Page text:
While perusing the Vulnub back catalog for boxes that I can suggest to a relatively new penetration tester, I came across the "hackfest" series which sounded familiar.  Searching this site, I realized I'd written up the Quaorar box.  This one, Sedna, is the next in the series which promises to be "medium" in difficulty while the Quaorar box is "very easy".  Quickly glancing at the previous write up and just finishing this one, I'd say they are both "easy" but that's just an opinion.  This one is definitely a good beginner box, in my opinion.

    We kick off with Nmap:


    JSTicket : "Joomla Most Comprehensive & Easiest help desk Plugin"  "JS Support Ticket deeply integrated with Joomla and providing more efficient and professional 1-on-1 dedicated ticket support system to its customers."  

    Essentially, a help desk plugin with a SQL Injection vulnerability. 

    Without logging into the application, we can access the dashboard:


    In this domain, the password complexity rules are set to force a password change every 90 days.  When logging into the Domain Controller, I saw the notification and scheduled the password change with the client.  Upon changing the password, I was immediately locked out of the domain.  Needless to say, that was not how I envisioned the start of my day.  Fortunately, that is not the only privileged account.  Looking through my documentation for this client, the AD admin account should not be tied to ANY resources and yet it must be.  In order to determine the root cause, we look at the Event Viewer.  FYI, I'm fairly confident that Auditing must be enabled in Group Policy for these events to be recorded.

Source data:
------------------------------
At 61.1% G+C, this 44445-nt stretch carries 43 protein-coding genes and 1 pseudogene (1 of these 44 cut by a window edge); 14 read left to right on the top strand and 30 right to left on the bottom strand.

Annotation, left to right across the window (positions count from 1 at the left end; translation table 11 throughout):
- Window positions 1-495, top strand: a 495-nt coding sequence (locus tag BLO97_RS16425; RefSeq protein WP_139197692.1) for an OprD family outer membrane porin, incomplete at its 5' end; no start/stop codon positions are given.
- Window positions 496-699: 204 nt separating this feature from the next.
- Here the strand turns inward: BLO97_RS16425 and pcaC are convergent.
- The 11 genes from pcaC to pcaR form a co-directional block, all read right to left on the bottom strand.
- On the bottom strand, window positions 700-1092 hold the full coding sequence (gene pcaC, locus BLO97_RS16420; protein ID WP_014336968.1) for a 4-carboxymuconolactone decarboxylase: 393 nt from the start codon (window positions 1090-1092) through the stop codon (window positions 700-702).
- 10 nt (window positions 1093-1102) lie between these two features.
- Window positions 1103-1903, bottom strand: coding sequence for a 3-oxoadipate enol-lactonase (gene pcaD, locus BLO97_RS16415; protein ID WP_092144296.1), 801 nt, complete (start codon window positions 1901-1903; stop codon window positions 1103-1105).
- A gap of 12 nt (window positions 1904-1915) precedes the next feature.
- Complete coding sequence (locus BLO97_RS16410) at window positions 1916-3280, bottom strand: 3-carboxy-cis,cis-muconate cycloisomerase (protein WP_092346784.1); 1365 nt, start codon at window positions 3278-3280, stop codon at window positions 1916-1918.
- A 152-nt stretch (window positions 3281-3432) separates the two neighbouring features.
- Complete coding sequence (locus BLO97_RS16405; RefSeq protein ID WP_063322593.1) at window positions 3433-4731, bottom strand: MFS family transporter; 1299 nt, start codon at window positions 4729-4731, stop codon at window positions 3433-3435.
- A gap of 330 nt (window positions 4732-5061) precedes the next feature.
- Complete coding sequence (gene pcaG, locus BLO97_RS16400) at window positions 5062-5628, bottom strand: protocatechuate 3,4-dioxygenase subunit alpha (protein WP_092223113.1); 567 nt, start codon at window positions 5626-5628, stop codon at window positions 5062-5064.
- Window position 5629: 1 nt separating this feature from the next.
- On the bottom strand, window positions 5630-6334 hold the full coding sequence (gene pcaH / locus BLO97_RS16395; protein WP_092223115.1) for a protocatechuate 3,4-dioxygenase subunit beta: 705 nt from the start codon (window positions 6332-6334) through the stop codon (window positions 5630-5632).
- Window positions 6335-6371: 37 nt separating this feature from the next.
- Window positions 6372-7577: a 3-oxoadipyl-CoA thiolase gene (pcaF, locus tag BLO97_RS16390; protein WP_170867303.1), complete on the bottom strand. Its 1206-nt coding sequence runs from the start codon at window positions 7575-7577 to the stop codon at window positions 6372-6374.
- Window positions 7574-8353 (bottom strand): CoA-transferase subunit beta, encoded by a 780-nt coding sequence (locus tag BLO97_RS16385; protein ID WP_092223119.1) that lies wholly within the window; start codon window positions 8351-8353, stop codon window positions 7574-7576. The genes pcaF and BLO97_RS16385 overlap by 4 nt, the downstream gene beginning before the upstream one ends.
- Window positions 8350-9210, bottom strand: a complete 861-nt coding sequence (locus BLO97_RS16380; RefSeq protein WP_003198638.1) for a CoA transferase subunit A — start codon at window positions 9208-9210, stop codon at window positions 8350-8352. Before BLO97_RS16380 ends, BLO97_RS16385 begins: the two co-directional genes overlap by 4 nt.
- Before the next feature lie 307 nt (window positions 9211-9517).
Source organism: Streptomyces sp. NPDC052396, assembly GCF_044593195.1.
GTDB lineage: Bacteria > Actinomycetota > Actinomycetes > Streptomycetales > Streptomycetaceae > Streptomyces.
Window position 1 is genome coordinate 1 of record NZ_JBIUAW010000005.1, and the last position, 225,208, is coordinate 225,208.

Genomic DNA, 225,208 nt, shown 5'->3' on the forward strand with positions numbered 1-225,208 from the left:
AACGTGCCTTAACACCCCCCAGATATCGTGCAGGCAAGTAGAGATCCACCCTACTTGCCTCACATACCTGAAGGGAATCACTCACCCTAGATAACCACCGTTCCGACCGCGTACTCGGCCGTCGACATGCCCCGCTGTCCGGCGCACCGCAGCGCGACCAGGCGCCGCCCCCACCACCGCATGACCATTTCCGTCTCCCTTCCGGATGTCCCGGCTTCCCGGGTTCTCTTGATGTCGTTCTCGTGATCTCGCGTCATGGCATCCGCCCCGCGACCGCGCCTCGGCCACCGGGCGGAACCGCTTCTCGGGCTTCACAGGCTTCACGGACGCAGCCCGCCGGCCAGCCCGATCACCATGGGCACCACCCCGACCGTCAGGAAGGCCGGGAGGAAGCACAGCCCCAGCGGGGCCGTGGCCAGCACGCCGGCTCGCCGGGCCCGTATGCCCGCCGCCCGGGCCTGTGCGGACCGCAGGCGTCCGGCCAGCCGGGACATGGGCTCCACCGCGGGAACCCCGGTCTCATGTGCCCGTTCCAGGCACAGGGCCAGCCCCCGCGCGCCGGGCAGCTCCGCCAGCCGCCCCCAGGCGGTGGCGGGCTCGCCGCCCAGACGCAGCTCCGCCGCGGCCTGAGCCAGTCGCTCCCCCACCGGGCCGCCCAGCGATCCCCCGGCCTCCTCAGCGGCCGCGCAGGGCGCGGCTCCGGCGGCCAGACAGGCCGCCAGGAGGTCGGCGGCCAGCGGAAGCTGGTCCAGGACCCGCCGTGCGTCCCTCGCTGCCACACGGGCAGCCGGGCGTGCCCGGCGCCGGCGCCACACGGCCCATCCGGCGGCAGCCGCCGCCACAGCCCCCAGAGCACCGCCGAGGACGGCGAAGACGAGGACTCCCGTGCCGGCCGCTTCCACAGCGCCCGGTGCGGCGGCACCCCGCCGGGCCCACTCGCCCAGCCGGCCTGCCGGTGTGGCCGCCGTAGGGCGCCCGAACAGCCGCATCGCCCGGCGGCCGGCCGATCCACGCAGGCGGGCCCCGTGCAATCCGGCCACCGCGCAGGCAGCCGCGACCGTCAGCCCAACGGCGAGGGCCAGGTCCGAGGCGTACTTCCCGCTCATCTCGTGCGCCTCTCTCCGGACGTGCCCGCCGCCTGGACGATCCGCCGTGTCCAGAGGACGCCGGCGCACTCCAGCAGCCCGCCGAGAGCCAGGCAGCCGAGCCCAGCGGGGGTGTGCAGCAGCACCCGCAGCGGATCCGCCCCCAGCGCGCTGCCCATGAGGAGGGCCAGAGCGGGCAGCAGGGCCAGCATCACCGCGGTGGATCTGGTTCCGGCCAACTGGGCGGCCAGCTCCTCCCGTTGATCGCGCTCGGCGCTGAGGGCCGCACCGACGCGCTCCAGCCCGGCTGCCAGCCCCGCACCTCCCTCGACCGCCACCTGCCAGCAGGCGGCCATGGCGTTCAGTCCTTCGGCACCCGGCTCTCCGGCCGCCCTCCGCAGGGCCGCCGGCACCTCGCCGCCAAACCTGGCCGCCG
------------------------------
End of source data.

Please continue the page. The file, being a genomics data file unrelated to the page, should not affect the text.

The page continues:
I just burned down my Kali install and I fired up a completely new box.  As I was putting my favorite tools back on the new box, I went to grab Empire and I saw the following:  "This project is no longer supported".  Not that I was a heavy Empire user but I've used it and that message piqued my curiosity.  While searching, I found another headline:  "PowerShell Empire Framework Is No Longer Maintained" on Bleeping Computer.  Tl;dr -- it's old, hackers (good and bad) are using it, there's newer stuff, and the developer(s) no longer feel the need to maintain it.

    On the newer stuff front, we have Sliver which according to the description, and from my personal interaction, is currently in alpha.  I will warn you right now, I trashed a Windows VM because something got stuck, I Ctrl-C'd out of Sliver and the Windows box got bricked.  After the reboot, I login to Windows, still a brick.  It was either elevate, migrate, or impersonate.  Honestly, I don't recall and I didn't want to go through the hassle of recreating it to find out.  You've been warned.


    Disclosure date:  08/12/19

    CVE-2019-14987

    Adive Framework 2.0.7 and possibly before are affected by a Cross-Site Scripting vulnerability in the Create New Table and Create New Menu Link functions.  This could lead to cookie stealing and other malicious actions.  This vulnerability can be exploited with the authenticated administrator account.


    I witnessed someone trying to inject on a login form and what was expected and the actual result were night and day.  The idea that if we find an injection point by entering a single tick does not necessarily mean we are going to be able to successfully enter ' or '1'='1 and achieve a positive outcome.  In the example below, there at least two components to this injection, we have a PHP front-end with a MySQL back-end.  The latter may cooperate, and it does, but it's the former that is determining what we can do and where we can do it.

    Below, we have a simple login form.  We enter a single tick:


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